In a March 15 email, County Attorney Josh Racki told The Electric, “the CCAO does assist the county’s elected officials with interpretation of Montana law and how that law applies to their offices/duties. The CCAO has provided such guidance to the Clerk and Recorder on the library mill election. It is up to each independently elected official to make decisions about the operations of their office. Such decisions are independent and outside the scope and authority of the CCAO.”
Racki said in that email that Merchant’s office never asked for guidance on the Sun River Valley school election.
Susie McIntyre, Great Falls Public Library director, said in a March 23 email that Merchant has confirmed the library levy election will occur on June 6.
“[Merchant] has not yet determined whether the June 6 election will be ‘mail only’ or a polling place election with absentee ballots and early voting,” McIntyre said. “If it is a polling place election, voters will have the option of voting early in person, receiving an absentee ballot in the mail, or voting on election day. Currently, the vast majority of voters in our area are already on the absentee list. These voters will receive a ballot in the mail, if the election is a polling place election. [Merchant] is currently working with several mailing services to handle the demand for mailing ballots (which will be necessary under any scenario) under the mailing deadlines provided by law.”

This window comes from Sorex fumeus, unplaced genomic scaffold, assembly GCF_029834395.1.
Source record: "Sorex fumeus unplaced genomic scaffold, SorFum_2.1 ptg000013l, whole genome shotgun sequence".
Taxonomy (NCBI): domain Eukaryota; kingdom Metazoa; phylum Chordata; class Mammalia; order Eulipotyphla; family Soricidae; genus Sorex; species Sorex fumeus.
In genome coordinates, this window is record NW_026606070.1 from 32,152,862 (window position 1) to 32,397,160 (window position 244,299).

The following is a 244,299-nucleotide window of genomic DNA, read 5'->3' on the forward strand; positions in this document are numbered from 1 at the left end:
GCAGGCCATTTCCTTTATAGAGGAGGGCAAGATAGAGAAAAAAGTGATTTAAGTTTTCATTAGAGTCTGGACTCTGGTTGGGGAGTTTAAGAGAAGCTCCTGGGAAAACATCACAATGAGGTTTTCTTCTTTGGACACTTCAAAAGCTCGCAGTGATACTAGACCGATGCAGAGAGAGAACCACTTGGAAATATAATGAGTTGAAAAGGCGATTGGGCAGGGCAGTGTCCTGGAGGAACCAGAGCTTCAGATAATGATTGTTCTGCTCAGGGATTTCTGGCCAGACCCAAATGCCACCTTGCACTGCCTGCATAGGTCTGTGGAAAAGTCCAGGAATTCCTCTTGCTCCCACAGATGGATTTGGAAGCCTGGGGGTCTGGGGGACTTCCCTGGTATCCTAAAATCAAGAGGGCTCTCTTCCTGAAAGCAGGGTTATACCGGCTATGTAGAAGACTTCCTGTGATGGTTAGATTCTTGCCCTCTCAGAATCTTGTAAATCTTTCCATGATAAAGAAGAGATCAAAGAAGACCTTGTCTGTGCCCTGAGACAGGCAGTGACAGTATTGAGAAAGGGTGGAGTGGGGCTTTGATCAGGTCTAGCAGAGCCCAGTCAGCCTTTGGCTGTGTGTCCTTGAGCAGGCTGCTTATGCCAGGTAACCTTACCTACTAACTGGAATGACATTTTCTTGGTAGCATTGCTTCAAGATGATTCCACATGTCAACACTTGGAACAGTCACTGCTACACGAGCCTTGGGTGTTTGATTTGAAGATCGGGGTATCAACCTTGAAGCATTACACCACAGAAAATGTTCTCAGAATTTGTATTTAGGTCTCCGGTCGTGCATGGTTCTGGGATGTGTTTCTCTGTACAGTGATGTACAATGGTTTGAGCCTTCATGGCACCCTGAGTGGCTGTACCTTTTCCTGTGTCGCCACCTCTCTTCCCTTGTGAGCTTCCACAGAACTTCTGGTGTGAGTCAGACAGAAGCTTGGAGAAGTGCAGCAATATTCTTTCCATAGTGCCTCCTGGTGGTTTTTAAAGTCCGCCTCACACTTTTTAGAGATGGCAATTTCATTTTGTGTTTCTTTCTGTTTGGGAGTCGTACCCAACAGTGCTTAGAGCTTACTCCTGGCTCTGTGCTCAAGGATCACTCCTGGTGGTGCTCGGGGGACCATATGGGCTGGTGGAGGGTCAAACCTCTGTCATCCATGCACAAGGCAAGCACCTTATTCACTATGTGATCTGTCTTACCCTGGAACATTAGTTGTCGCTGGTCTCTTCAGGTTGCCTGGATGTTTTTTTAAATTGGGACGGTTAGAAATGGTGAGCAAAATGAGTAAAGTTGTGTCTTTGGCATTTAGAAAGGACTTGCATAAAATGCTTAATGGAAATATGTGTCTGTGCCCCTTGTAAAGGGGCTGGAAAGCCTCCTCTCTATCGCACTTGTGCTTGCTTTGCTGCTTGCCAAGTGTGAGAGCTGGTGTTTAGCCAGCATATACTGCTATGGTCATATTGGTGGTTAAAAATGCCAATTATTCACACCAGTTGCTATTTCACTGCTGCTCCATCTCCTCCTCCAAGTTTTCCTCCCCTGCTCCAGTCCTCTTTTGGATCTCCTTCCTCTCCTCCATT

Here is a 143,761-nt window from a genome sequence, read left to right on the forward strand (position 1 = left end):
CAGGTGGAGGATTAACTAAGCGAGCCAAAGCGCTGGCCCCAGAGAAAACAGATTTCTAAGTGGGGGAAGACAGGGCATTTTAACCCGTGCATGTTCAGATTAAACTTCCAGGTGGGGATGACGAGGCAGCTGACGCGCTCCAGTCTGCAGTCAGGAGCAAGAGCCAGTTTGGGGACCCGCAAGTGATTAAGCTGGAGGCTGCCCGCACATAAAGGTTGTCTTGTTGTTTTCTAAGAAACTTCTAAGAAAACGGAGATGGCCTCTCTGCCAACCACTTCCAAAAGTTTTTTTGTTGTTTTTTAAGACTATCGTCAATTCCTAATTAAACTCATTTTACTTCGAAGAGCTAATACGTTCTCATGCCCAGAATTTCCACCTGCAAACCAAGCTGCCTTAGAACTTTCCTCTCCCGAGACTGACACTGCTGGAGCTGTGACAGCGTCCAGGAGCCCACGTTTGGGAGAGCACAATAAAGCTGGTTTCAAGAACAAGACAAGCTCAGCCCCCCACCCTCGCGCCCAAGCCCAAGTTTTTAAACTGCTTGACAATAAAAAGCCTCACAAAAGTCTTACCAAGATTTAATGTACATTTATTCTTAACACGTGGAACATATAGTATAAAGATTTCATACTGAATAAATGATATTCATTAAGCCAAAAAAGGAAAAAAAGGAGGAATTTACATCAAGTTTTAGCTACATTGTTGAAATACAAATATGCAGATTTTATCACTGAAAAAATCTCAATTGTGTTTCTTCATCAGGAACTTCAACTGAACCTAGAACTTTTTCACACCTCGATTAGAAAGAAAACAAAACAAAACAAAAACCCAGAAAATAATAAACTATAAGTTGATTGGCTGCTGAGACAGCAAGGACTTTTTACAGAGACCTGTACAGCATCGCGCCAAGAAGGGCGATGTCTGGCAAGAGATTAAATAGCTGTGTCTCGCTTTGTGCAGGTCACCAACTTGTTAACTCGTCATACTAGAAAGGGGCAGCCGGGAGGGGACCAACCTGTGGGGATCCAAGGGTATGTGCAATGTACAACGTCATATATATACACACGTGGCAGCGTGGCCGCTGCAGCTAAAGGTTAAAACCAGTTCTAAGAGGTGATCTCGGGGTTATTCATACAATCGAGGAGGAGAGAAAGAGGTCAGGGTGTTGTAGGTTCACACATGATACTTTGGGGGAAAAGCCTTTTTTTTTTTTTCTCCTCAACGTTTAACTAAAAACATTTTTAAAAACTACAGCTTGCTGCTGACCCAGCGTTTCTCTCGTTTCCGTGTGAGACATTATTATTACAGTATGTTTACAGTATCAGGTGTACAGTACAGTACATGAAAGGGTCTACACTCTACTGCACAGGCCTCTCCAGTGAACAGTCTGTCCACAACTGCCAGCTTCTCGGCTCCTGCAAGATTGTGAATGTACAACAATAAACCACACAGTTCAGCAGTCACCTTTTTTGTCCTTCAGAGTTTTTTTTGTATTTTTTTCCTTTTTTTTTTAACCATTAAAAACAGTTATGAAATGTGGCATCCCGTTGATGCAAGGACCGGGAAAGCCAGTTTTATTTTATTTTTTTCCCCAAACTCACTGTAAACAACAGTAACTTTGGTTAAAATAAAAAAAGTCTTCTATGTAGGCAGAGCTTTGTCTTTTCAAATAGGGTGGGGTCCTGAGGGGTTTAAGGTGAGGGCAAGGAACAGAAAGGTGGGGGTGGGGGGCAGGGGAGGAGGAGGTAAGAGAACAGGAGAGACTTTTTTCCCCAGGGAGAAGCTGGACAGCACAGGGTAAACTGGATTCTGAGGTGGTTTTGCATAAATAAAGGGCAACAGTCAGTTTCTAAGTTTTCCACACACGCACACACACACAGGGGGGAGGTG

McIntyre wrote that library staff and board members are “grateful to the public servants who make elections possible. We encourage public officials in our county to continue to provide the public with as much information as possible regarding the upcoming election.”